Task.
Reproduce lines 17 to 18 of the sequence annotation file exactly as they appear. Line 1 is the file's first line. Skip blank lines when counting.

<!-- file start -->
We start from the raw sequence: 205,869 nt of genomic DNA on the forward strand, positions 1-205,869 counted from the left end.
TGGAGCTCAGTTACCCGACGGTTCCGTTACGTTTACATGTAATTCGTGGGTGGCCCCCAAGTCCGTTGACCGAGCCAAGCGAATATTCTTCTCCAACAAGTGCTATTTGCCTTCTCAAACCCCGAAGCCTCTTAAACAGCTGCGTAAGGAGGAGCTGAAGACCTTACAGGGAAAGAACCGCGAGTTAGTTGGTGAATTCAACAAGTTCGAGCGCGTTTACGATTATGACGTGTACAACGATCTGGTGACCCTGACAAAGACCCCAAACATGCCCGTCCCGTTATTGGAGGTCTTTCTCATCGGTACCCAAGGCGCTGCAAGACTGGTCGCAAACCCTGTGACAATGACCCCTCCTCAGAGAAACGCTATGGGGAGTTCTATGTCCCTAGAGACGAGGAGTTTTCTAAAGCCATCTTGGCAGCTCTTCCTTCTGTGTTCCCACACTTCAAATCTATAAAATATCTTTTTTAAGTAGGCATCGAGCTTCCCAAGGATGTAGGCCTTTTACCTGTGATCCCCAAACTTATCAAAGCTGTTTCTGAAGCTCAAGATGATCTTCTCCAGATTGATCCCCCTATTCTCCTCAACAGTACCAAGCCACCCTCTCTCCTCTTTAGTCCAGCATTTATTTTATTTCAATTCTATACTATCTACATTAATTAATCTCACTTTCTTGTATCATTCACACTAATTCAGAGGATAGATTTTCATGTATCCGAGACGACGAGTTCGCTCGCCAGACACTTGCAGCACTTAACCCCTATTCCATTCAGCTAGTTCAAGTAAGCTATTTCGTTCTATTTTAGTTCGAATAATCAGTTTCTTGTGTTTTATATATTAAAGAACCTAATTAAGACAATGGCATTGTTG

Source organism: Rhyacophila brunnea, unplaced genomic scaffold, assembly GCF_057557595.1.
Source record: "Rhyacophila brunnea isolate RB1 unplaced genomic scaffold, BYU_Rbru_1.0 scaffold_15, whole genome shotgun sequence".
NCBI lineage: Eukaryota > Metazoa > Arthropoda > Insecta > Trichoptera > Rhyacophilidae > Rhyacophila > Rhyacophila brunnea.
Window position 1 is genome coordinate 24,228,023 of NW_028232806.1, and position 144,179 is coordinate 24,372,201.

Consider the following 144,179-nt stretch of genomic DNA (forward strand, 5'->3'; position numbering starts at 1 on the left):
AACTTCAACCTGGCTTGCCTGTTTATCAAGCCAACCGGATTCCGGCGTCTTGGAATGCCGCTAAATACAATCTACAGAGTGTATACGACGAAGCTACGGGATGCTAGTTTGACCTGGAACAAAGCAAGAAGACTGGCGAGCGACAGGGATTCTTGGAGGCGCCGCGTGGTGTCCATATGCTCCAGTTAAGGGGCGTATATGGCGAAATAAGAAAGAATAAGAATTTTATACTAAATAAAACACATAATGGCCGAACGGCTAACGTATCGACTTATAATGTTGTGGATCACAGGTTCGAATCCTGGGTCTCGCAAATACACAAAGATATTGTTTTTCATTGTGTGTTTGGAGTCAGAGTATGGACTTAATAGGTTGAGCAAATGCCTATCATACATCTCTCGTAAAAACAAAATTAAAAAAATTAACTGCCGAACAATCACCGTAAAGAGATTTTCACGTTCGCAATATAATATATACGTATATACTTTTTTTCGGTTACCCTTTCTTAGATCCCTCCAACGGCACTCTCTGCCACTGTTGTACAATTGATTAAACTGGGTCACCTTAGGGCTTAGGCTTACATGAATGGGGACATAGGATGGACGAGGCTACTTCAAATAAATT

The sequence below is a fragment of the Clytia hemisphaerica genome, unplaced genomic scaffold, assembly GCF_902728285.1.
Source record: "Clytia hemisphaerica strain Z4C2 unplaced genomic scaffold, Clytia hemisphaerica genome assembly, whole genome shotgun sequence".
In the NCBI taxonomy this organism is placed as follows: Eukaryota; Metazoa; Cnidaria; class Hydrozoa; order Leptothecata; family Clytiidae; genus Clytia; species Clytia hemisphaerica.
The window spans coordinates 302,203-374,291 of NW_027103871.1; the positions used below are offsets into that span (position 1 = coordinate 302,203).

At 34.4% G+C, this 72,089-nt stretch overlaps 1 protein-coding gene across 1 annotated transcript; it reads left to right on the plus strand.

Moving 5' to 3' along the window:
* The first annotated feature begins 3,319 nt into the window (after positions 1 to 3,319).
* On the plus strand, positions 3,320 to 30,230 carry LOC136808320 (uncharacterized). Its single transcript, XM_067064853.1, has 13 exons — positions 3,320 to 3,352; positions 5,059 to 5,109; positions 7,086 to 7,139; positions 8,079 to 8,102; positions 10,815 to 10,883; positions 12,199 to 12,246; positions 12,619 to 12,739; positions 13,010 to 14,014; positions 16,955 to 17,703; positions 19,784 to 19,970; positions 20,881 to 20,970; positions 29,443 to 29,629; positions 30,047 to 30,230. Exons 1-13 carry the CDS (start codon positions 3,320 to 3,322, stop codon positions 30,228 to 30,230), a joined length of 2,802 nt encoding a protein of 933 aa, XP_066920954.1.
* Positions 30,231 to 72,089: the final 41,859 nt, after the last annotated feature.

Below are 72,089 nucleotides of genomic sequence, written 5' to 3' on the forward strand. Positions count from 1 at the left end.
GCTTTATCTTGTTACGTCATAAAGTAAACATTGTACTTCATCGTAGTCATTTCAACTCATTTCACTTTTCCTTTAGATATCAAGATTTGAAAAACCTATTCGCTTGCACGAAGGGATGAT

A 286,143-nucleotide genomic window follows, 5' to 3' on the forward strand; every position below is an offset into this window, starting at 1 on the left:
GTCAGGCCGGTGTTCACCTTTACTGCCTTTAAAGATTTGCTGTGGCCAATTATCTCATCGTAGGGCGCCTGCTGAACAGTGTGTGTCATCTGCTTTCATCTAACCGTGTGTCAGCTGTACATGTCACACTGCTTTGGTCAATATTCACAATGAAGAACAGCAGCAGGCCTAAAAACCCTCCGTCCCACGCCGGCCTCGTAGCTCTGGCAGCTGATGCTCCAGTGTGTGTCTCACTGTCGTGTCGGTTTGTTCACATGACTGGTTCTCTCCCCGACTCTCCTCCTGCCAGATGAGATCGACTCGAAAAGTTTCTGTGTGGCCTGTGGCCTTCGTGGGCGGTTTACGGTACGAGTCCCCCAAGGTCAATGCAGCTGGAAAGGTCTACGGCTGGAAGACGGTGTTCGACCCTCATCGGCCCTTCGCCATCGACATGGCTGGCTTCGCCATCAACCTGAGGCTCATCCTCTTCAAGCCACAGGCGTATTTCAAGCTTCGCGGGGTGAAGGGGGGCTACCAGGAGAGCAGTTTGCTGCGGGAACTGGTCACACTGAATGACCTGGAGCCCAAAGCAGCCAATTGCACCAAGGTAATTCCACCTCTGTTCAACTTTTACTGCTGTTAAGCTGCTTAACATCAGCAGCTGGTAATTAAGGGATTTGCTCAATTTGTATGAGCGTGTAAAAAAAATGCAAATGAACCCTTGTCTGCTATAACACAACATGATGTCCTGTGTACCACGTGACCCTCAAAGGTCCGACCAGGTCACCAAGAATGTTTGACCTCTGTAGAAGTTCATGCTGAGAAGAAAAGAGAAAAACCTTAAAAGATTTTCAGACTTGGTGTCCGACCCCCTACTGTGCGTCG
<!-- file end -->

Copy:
* Positions 30,231 to 72,089: the final 41,859 nt, after the last annotated feature.

Below are 72,089 nucleotides of genomic sequence, written 5' to 3' on the forward strand. Positions count from 1 at the left end.